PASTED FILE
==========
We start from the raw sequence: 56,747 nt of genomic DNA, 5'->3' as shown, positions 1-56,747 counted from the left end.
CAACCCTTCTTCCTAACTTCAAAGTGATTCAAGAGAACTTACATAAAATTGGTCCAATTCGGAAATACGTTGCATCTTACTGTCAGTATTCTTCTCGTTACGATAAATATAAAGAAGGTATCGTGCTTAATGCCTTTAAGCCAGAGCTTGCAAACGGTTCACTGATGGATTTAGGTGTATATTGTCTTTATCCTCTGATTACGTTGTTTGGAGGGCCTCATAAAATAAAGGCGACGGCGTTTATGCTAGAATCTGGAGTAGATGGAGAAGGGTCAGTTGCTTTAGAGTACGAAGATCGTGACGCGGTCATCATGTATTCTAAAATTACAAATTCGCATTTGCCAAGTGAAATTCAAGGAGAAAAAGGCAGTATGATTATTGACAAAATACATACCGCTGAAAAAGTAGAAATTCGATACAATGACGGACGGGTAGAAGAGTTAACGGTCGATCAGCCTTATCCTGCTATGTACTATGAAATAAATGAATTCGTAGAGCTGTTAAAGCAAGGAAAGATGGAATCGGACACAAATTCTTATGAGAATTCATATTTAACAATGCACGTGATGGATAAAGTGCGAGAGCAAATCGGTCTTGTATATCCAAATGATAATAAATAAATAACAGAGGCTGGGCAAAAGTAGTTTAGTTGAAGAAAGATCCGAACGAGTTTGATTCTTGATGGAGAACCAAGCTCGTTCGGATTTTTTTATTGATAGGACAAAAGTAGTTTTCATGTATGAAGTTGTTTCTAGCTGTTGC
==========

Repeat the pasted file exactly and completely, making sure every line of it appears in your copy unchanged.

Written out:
We start from the raw sequence: 56,747 nt of genomic DNA, 5'->3' as shown, positions 1-56,747 counted from the left end.
CAACCCTTCTTCCTAACTTCAAAGTGATTCAAGAGAACTTACATAAAATTGGTCCAATTCGGAAATACGTTGCATCTTACTGTCAGTATTCTTCTCGTTACGATAAATATAAAGAAGGTATCGTGCTTAATGCCTTTAAGCCAGAGCTTGCAAACGGTTCACTGATGGATTTAGGTGTATATTGTCTTTATCCTCTGATTACGTTGTTTGGAGGGCCTCATAAAATAAAGGCGACGGCGTTTATGCTAGAATCTGGAGTAGATGGAGAAGGGTCAGTTGCTTTAGAGTACGAAGATCGTGACGCGGTCATCATGTATTCTAAAATTACAAATTCGCATTTGCCAAGTGAAATTCAAGGAGAAAAAGGCAGTATGATTATTGACAAAATACATACCGCTGAAAAAGTAGAAATTCGATACAATGACGGACGGGTAGAAGAGTTAACGGTCGATCAGCCTTATCCTGCTATGTACTATGAAATAAATGAATTCGTAGAGCTGTTAAAGCAAGGAAAGATGGAATCGGACACAAATTCTTATGAGAATTCATATTTAACAATGCACGTGATGGATAAAGTGCGAGAGCAAATCGGTCTTGTATATCCAAATGATAATAAATAAATAACAGAGGCTGGGCAAAAGTAGTTTAGTTGAAGAAAGATCCGAACGAGTTTGATTCTTGATGGAGAACCAAGCTCGTTCGGATTTTTTTATTGATAGGACAAAAGTAGTTTTCATGTATGAAGTTGTTTCTAGCTGTTGC